All photos shot with Motorola MotoX4 and edited with Snapseed.
Abandoned For 350 Years
The Salinas Pueblo Missions National Monument in New Mexico consists of three sites: Quarai, Abo, and Gran Quivira. Quarai and Abo are fairly close together and both are within easy driving distance of the town of Mountainair while the Gran Quivera site is farther south on HWY 55.
I've always felt a special affinity for Quarai. It's easy to see why people would've wanted to live in this area. The ruins are surrounded by lush grass, wild roses, and towering Cottonwood trees (that are probably as old as the ruins). Beyond that the landscape gives way to beautiful desert mountains that provided the stone for the architecture. There several are hiking trails that are not terribly long or difficult should one feel so inclined to go for a walk.
It's important to note that this site was inhabited by native people for hundreds of years prior to arrival of the Spanish in 1598 and subsequent forced construction of this church. Needless to say, life here was probably better before Onate showed up and brought the inquisition with him.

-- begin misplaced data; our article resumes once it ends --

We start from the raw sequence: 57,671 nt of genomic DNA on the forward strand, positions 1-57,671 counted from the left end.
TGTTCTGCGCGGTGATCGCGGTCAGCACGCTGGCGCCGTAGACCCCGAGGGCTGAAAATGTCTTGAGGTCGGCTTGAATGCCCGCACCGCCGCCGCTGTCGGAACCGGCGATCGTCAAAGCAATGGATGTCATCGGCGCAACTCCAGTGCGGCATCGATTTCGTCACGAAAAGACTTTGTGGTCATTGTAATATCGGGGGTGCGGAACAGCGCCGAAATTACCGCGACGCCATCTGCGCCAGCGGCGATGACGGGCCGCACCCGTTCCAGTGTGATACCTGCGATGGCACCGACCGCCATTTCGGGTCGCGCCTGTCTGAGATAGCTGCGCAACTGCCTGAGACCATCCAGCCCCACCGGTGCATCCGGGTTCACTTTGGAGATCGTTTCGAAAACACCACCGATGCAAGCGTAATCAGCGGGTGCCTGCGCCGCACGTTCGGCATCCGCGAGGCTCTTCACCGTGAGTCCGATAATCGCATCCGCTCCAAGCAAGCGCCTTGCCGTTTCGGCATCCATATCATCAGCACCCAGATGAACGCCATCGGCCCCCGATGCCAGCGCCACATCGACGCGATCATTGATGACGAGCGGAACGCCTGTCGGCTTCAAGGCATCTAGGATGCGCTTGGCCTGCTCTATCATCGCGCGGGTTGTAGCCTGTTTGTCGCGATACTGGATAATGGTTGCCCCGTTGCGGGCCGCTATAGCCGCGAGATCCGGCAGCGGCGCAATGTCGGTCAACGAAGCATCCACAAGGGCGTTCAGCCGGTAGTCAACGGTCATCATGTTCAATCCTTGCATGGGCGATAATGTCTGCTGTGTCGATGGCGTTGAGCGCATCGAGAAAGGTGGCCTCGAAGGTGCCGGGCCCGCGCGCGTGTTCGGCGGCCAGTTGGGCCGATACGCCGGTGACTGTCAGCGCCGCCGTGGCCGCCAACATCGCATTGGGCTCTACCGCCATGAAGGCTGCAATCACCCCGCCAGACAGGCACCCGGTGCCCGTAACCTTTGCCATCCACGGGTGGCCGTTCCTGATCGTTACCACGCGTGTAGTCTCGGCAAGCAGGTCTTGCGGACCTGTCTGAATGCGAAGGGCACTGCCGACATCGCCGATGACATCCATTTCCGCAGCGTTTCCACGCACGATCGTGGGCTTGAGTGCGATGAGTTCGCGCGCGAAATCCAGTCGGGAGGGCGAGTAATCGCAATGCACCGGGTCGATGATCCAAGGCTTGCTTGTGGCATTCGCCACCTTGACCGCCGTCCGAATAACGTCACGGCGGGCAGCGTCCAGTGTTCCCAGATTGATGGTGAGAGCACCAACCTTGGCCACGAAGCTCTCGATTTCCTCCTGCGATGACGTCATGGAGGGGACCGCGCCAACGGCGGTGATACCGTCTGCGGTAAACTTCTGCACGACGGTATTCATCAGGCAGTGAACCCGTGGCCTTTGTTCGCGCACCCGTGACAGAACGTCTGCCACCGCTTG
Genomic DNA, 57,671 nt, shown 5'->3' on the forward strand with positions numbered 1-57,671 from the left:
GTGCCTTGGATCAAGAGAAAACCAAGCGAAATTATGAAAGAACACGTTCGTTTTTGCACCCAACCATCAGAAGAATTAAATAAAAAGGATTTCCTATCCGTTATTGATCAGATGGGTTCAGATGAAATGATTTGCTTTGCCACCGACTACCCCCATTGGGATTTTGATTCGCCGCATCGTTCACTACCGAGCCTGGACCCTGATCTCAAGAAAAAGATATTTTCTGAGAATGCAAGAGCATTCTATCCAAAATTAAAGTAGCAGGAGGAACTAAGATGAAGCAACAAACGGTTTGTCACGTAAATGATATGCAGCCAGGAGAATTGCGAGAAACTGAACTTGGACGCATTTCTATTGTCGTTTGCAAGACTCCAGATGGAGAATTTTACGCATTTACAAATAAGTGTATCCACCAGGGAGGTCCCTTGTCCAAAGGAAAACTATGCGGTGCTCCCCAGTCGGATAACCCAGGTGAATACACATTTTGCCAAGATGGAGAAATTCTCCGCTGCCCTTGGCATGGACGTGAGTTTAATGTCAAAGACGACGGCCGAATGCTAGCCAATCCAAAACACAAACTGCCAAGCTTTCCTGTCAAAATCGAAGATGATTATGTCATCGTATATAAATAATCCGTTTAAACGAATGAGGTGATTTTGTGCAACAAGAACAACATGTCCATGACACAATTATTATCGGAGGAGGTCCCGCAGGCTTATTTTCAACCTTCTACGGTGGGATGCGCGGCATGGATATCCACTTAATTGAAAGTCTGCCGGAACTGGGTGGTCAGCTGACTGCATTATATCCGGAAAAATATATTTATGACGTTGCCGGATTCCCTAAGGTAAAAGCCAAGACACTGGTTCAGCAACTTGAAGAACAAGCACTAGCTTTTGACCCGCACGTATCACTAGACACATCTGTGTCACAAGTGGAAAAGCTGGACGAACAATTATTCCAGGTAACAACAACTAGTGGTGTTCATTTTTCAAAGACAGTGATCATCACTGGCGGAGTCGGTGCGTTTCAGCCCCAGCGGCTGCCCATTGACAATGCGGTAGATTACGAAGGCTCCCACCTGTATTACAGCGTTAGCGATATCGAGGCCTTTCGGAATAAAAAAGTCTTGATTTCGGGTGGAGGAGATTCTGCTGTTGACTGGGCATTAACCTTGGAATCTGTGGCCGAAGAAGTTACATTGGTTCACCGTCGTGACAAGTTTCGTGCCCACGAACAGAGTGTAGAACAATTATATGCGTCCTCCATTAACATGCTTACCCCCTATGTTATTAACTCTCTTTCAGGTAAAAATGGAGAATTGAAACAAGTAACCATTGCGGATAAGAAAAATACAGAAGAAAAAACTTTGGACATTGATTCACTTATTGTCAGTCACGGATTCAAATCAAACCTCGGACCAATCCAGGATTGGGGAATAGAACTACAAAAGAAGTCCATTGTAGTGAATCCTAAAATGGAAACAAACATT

All three Salinas Pueblo Missions were abandoned in the 1670's and the surviving inhabitants assimilated into neighboring pueblos.
To see all of my posts from the Salinas Pueblo Missions,click here.
The Best Photo I Never Shot
You really have to appreciate the scale of the structure when you first enter it. The church is huge and I don't think that photos do it justice. When Johnpaul and I walked through the entrance, I immediately felt eyes on me and looked up to see two beautiful owls perched about three quarters of the way up on the right hand side. They looked to be a mamma and her almost grown chick staring down at us with their saucer-sized peepers. And guess what I didn't have? That's right, I didn't have my "real camera" or real telephoto lens needed to get this shot. I was planning on shooting the location with my phone and never considered the possibility of encountering owls. I zoomed in as much as I could but it's not close enough and of course the resolution is crap due to the digital zoom. I call this The Best Photo I Never Shot. The owls watched us the entire time we were there but they never left their perch on the church wall. The entire trip was worth while just for this moment.
All photos shot with Motorola MotoX4 and edited with Snapseed.
I am DeAnna Vincent, fine art and portrait photographer in Los Lunas, New Mexico. These are the photos from my everyday adventures.